Dallas vs. Miami Game 5 Postgame Analysis
By Charles Klask, Advance Scout, Orlando Magic
Greatness before our eyes: No other way to describe just exactly what Dwyane Wade is accomplishing. His playoff performances are placing him among the most elite players to ever grace the basketball court.
Wade has countered everything Dallas has thrown at him and has shredded every defender. It is a rare spectacle that one player shoots more total free throws than an entire team. He almost took as many free throws as field goals.
Riley & Wade: Coach Pat Riley did a great job of adjusting to Wade. Early on in the game, Dwyane was over focused on driving the ball with every touch and the Heat were running multiple sets that involved him in pick-and-rolls or on the sides of the floor.
Throughout the course of the game, Riley ran more sets for Wade to be isolated at the top of the key. This isolation increased his room to operate and made the defense less able to load up because no weak-side was established. Miami's strength is in their one-on-one ability which is what Riley took advantage of.
Josh Howard: Josh had his best three quarters of the series in Game 5, with spirited play on both ends of the floor. His aggressiveness was noticeable early with his 10 rebounds (five offensive) and his mixture of transition, post-up and penetration points. Josh was able to establish a rhythm early and will be called upon to do the same in Game 6. One area that he was lacking was in crunch-time. For the game he was 8-for-17 shooting but was 0-for-3 in the last 17 minutes of play. In order for Dallas to be lethal they need him to be threatening.
Jason Terry: His emergence sort of reminds me of Chauncey Billups in 2004 in that he was partially hidden in obscurity in his previous stints and now he is proving his worth at the grandest stage.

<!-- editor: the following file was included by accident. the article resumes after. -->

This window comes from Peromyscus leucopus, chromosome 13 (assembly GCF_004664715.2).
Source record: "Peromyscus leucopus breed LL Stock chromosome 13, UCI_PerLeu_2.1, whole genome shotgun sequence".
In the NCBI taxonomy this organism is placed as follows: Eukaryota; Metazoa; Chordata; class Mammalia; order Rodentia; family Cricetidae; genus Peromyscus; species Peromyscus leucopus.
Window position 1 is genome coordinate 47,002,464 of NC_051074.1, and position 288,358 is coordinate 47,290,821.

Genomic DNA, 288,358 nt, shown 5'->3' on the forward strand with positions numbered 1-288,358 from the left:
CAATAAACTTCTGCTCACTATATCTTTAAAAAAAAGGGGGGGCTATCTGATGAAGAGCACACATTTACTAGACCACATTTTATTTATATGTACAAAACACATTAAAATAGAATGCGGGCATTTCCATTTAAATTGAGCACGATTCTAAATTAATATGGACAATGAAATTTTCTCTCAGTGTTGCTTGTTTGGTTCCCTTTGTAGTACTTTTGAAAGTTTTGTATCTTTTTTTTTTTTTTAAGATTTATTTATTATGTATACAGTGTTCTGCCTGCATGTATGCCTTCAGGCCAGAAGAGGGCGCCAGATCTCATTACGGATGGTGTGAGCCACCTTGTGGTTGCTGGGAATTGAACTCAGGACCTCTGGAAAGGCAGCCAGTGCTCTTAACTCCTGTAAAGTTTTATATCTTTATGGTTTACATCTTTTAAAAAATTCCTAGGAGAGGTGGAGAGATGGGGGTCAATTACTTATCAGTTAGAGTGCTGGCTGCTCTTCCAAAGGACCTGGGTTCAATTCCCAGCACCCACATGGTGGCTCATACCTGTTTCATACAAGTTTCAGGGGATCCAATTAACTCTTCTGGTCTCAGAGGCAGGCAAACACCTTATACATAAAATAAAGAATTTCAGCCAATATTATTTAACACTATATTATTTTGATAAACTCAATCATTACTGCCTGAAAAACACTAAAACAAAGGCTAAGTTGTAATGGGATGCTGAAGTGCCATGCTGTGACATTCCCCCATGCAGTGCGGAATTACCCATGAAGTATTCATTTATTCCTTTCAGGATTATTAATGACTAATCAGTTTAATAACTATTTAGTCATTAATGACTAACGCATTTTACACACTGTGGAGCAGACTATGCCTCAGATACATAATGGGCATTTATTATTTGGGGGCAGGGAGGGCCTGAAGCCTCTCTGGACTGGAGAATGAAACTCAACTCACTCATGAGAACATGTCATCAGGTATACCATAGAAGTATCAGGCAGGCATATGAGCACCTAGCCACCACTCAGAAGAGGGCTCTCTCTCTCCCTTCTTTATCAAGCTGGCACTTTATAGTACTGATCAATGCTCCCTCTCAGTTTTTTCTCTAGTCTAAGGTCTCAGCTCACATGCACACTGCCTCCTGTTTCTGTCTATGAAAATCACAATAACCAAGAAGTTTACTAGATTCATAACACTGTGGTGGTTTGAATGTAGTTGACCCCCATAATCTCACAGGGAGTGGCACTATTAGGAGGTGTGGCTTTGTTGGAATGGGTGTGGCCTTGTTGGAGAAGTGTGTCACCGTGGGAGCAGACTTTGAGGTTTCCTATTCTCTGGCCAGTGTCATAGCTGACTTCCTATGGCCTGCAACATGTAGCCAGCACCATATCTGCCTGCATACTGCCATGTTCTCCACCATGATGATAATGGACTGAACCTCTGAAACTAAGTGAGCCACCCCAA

He has been very efficient with his touches and scoring off the dribble or off the screen. Miami's guards have struggled to get a grasp on Terry's offense. If the finals ended with Dallas hoisting the trophy, it is Terry that might have to clear space on his mantle for the MVP, just like Billups.
Shaq Catch 22: The chess match continues when it comes to debating whether or not to Hack-a-Shaq. His 2-for-12 (17 percent) free-throw shooting makes you lean toward fouling him on every possession, especially when his counterpart is scoring on each touch. Then in overtime you want to foul Shaq to get him on the line but because you're not in the penalty you are just adding fouls.
Those are team fouls that could be preserved to prevent other players non-shooting fouls turning into free throws or fouls that could be strategically used when needing a foul to give in the last :09.1. Those personal fouls could be on instrumental players that might be called upon to stop Wade later in the game. Look for Dallas to use Hack-a-Shaq only when the foul situation foresees free throws as a result.
Timeout: Taking the same stance as Avery. It wasn't the single reason why they lost the game.